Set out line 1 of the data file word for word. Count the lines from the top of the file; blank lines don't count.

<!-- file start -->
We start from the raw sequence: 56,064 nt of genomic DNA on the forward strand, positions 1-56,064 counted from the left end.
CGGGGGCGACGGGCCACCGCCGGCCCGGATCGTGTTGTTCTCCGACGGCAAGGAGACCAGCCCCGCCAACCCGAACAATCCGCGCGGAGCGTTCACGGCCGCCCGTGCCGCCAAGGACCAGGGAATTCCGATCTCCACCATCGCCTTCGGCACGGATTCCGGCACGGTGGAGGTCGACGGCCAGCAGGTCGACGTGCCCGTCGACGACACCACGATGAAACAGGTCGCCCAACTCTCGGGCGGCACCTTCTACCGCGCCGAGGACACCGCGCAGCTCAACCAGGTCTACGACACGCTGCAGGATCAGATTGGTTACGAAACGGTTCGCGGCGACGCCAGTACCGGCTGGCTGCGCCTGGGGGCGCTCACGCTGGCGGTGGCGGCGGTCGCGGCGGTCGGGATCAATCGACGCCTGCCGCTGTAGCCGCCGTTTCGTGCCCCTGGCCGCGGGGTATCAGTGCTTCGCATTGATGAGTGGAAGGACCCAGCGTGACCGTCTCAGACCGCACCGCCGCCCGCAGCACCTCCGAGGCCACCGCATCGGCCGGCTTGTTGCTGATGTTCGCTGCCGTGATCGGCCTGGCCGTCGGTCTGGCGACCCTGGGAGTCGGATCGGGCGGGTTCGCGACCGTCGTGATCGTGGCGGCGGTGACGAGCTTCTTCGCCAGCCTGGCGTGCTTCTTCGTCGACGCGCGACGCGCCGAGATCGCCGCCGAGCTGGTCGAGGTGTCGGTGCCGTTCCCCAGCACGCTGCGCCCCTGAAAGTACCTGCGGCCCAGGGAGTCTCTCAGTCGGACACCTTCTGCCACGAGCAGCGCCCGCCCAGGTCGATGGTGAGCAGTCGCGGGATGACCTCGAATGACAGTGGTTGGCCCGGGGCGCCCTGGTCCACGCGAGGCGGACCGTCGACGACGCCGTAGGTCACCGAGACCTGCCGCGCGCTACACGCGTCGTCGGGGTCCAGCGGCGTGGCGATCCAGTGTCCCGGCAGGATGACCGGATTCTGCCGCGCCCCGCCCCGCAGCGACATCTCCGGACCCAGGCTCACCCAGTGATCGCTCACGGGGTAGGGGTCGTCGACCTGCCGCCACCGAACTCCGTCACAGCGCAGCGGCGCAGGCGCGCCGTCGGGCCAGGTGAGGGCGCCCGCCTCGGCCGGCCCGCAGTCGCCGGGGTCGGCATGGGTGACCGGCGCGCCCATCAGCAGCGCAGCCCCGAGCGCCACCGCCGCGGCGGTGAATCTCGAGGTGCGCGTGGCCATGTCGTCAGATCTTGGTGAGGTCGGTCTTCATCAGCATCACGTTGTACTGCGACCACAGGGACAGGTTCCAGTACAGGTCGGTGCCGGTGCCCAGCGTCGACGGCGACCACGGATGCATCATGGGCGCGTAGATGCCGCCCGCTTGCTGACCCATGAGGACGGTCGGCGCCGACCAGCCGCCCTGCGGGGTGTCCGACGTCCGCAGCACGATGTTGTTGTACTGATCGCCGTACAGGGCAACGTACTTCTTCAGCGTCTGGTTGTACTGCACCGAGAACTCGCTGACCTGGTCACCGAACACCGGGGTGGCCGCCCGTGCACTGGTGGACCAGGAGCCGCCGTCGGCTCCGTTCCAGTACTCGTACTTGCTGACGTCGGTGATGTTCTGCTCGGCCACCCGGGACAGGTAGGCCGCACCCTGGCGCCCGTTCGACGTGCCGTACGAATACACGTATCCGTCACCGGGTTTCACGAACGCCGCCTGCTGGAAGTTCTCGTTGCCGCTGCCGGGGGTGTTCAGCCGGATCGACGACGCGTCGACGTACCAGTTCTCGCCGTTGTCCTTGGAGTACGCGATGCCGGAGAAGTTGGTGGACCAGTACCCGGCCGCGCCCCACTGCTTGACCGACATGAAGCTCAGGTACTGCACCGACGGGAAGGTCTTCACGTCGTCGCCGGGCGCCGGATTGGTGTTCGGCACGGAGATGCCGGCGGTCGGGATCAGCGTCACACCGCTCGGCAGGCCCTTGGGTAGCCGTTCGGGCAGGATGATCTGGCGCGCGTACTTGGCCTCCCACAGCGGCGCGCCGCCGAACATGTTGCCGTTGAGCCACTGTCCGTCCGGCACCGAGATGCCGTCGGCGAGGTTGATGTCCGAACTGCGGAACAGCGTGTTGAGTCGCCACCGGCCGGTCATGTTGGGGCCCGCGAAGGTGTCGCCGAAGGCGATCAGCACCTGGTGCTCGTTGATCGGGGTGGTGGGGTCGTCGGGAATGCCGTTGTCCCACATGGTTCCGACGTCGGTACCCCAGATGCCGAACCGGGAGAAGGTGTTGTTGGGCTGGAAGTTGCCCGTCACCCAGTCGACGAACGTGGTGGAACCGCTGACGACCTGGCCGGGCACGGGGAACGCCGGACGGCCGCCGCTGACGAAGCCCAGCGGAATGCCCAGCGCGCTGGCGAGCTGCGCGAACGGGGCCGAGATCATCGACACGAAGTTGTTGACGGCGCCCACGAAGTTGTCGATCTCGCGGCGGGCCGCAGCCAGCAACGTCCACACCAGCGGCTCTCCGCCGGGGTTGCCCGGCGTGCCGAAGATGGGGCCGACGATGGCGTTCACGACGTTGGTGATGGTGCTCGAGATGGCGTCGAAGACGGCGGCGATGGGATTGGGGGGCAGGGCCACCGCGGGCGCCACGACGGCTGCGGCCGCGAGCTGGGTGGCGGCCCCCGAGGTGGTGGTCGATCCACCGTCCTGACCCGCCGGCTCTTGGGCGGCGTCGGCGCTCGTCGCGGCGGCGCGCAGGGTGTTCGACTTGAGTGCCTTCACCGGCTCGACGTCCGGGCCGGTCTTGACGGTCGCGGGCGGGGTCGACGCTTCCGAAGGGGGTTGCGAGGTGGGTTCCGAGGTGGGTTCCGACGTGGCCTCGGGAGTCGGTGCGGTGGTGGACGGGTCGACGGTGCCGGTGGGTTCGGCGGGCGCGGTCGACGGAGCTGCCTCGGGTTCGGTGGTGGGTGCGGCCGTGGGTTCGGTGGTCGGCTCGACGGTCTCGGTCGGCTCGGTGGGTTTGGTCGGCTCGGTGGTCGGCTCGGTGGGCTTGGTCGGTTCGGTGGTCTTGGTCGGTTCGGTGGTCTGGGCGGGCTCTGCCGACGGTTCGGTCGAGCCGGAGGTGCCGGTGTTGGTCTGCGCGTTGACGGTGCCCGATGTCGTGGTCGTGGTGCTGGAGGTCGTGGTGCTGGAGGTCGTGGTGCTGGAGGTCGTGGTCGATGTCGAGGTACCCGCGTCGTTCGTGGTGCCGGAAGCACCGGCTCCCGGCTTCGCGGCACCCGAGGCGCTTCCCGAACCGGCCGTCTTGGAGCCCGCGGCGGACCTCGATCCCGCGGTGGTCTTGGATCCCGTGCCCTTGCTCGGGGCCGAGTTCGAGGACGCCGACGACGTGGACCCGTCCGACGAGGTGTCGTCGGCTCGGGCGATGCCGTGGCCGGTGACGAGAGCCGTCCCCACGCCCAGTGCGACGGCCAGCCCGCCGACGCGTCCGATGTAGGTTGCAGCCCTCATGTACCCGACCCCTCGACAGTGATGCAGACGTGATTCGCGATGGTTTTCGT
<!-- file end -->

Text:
We start from the raw sequence: 56,064 nt of genomic DNA on the forward strand, positions 1-56,064 counted from the left end.